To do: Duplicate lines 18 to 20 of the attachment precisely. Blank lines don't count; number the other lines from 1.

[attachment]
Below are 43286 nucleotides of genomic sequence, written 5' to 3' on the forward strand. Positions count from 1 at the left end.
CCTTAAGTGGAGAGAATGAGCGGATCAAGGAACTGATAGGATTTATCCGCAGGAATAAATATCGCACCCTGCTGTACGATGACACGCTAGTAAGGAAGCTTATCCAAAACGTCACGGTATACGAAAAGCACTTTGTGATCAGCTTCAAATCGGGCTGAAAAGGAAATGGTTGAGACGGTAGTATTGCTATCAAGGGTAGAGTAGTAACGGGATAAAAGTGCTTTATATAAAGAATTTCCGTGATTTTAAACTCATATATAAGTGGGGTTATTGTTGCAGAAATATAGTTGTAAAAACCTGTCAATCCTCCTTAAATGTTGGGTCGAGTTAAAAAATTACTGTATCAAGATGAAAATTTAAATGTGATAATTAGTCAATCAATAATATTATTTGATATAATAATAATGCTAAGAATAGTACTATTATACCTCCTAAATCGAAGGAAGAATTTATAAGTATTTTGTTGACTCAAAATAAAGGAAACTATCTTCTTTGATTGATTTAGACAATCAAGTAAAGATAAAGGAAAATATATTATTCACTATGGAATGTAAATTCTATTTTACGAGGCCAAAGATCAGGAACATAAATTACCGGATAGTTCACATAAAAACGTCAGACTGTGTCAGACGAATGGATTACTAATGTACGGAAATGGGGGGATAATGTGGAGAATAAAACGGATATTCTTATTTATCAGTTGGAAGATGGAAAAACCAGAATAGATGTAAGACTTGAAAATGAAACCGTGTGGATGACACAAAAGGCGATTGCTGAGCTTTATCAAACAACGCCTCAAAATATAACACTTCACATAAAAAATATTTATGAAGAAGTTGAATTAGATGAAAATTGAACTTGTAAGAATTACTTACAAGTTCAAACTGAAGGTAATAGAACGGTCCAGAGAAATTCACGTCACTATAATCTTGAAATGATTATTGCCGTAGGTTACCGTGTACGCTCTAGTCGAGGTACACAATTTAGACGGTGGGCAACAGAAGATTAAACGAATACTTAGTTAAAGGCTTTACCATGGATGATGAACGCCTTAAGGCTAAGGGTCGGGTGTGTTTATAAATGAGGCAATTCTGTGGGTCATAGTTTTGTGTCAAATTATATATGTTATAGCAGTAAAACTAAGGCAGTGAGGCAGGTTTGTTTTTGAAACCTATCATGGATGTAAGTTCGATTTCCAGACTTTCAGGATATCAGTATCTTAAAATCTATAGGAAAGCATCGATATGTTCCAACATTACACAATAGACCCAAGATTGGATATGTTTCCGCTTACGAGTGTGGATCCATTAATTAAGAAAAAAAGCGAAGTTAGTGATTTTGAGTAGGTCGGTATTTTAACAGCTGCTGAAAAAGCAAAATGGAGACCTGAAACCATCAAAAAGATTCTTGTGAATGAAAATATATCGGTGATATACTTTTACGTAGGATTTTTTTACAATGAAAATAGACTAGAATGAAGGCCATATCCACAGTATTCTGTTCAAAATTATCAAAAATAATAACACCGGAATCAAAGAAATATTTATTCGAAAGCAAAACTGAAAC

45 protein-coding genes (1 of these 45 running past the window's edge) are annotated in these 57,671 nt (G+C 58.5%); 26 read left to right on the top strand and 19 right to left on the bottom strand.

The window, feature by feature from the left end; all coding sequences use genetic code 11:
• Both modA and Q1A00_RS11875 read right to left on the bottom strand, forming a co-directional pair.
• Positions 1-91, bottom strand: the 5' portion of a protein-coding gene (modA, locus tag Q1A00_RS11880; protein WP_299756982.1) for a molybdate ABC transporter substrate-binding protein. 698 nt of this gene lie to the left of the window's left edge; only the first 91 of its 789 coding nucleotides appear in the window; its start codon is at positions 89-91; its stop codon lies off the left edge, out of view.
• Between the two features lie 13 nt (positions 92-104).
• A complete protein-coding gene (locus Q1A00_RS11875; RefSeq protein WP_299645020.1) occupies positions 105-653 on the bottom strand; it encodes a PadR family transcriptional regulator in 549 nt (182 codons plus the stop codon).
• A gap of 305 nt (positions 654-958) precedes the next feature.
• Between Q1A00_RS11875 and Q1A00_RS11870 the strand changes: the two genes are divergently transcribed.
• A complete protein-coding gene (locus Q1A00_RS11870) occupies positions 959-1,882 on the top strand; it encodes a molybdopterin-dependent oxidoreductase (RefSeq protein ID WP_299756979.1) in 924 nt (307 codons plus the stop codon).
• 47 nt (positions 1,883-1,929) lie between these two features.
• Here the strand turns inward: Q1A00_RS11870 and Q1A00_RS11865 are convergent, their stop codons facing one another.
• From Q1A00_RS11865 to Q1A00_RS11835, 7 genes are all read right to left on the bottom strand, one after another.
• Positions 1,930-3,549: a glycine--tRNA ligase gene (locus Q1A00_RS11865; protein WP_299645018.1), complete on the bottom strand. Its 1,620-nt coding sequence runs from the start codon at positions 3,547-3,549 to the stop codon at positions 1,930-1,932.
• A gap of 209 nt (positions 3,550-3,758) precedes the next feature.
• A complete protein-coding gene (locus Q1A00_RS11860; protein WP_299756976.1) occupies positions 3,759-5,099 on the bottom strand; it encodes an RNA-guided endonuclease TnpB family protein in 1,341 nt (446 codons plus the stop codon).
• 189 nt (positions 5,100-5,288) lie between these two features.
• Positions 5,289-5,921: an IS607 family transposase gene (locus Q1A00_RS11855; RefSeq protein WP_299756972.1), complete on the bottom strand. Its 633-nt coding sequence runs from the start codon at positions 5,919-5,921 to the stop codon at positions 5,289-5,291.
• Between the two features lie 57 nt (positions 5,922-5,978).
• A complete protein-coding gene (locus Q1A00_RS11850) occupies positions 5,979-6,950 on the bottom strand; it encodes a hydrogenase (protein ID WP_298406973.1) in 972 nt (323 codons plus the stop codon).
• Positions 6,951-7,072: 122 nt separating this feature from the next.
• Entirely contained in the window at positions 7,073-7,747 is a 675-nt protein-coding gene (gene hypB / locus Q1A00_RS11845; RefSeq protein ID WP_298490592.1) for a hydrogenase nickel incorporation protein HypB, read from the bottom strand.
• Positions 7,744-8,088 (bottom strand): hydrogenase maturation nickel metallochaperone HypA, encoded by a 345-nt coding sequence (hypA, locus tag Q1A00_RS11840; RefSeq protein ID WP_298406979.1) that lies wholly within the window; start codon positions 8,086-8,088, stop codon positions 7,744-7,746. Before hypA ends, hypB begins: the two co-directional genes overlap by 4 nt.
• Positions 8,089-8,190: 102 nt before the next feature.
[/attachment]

• 189 nt (positions 5,100-5,288) lie between these two features.
• Positions 5,289-5,921: an IS607 family transposase gene (locus Q1A00_RS11855; RefSeq protein WP_299756972.1), complete on the bottom strand. Its 633-nt coding sequence runs from the start codon at positions 5,919-5,921 to the stop codon at positions 5,289-5,291.
• Between the two features lie 57 nt (positions 5,922-5,978).